Sidmouth pub launches late-night opening bid, despite concerns about rowdy drinkers
PUBLISHED: 08:00 17 August 2018 | UPDATED: 16:36 22 August 2018
A pub landlady says extended opening hours during FolkWeek were such a success she wants them every weekend, despite complaints about rowdy drinkers in the street and people urinating in alleyways.
A pub landlady says extended opening hours during FolkWeek were such a success she wants them every weekend, despite concerns about rowdy drinkers spilling over into the street.
“We are filling a gap left by Carinas,” said Lynnette Helmer, landlady of the Black Horse.
The pub in Fore Street had extended hours for the first time during FolkWeek following the closure of Carinas nightclub earlier this year.
It had a temporary licence and served alcohol until 1.30am for every night of the festival except one, closing at 2am.
Mrs Helmer has now applied to have extended hours for this year’s Regatta. “I think it was such a success I would like to do it every weekend,” she said.
But the plans have prompted concern from one resident who said: “This is not the way forward. Licensing need to grasp the nettle and say ‘sorry, no, this is not the right place’.”
Speaking of the festival, the resident added: “They may as well have moved the bar outside, there were so many of them shouting, effing and blinding, and engaging in general anti-social behaviour. The street was swarming with drinkers.
“It’s turning out to be a booze-fuelled carnival and giving the event a bad name.”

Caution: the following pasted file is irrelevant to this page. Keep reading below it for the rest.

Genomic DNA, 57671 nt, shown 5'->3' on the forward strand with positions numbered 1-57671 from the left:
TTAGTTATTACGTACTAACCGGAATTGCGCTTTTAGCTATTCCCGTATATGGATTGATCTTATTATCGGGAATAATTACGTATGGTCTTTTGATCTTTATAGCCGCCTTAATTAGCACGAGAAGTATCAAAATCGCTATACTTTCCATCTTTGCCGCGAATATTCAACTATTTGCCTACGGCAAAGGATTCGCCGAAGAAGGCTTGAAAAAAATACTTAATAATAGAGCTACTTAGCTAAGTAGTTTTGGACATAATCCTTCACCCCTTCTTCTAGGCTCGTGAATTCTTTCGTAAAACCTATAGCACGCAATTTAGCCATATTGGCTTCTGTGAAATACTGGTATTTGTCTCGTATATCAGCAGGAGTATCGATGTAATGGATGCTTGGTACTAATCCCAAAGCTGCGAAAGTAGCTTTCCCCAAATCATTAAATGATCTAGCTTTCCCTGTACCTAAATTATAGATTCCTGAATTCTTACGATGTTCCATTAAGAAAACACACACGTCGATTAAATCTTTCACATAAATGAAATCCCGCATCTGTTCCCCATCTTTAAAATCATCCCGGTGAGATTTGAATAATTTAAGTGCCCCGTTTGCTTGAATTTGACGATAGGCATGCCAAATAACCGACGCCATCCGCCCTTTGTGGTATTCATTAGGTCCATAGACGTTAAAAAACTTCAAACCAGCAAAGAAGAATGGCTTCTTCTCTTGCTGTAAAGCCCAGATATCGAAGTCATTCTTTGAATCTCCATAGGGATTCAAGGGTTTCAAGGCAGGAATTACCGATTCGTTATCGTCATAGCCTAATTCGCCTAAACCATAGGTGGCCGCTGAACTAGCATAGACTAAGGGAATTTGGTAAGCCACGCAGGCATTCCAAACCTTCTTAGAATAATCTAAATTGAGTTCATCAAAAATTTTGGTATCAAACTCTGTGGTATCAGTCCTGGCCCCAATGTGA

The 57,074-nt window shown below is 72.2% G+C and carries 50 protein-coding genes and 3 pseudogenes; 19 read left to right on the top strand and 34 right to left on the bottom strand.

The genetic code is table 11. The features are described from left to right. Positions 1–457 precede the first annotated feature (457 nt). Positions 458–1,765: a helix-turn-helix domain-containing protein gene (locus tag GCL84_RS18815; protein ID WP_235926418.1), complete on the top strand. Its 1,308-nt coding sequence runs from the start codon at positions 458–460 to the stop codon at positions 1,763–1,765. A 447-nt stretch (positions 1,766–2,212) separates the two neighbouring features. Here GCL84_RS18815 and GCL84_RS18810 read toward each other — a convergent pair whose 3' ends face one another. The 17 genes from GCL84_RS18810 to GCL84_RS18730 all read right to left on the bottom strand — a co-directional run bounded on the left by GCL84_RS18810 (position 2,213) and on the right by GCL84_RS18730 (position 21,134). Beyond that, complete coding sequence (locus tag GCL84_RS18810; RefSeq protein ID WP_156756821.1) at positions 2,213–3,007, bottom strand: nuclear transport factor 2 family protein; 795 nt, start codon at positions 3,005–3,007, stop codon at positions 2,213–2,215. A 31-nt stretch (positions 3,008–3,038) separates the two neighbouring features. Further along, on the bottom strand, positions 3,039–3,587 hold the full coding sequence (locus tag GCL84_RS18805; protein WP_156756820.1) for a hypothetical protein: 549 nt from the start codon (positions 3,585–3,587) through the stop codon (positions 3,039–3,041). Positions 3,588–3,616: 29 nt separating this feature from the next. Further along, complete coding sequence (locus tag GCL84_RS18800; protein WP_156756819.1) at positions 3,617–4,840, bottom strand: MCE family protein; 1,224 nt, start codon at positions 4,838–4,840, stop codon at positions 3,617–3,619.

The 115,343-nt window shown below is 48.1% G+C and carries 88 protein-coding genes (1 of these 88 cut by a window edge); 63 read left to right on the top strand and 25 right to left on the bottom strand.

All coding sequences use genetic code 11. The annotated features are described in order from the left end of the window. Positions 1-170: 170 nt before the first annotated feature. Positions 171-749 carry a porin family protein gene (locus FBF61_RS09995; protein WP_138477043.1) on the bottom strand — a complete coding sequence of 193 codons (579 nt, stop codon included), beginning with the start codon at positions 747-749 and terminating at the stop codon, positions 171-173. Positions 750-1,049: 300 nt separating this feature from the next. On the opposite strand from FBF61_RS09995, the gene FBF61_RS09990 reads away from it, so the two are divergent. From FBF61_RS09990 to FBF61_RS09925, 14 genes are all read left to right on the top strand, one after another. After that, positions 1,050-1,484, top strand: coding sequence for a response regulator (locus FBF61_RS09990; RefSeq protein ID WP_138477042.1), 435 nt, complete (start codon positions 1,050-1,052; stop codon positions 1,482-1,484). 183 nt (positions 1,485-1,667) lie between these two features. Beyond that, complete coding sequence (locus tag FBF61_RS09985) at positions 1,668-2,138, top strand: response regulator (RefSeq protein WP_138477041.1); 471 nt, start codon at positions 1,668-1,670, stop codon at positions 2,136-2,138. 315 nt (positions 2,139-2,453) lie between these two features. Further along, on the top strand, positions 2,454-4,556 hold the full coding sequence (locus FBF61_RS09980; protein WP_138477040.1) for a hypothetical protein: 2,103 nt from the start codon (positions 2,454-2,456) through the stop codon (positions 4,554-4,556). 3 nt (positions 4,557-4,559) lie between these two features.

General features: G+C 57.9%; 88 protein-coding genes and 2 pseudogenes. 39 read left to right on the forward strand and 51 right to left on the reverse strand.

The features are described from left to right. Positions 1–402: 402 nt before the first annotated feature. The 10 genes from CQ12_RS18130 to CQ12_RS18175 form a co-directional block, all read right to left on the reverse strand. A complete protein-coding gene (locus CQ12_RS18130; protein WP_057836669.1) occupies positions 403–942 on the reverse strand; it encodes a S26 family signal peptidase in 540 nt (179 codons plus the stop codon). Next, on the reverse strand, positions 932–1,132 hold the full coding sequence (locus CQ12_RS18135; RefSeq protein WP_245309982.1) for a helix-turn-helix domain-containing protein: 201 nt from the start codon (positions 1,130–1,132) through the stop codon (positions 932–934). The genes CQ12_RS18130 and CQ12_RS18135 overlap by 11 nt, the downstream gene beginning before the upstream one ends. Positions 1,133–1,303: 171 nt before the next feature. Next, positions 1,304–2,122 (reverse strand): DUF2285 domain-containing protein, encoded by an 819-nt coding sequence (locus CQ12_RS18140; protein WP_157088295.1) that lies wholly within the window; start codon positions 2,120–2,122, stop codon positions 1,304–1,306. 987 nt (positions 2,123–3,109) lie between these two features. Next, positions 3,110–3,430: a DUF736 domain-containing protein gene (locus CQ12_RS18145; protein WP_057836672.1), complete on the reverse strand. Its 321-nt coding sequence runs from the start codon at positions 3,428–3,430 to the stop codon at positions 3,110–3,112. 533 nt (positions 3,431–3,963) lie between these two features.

The police were called to two separate street altercations during the week but security boss Ben Waring believes it is a positive sign.
He said: “This was a vast improvement on previous years. Only two situations involving fights, I would have thought that was good. It’s giving somewhere for people to express themselves and get some recreation.”
Sgt Andy Squires, of Sidmouth police, said: “We didn’t see any particular disorder. We saw eight days of good humoured fun.”
Mrs Helmer revealed she had also been in discussions with the owners, Enterprise Inns, the biggest pub chain in the country, about improving soundproofing and making internal modifications to avoid causing disruption to the community.
“It was a learning curve for us. It’s a matter of tolerance,” she said. There are a lot of young people in this town if you give them the facilities,” she said.
A complaint related to the Black Horse pub was also submitted to the licensing department at East Devon District Council but a spokesman for EDDC said that after consultation ‘no further action is being considered’.
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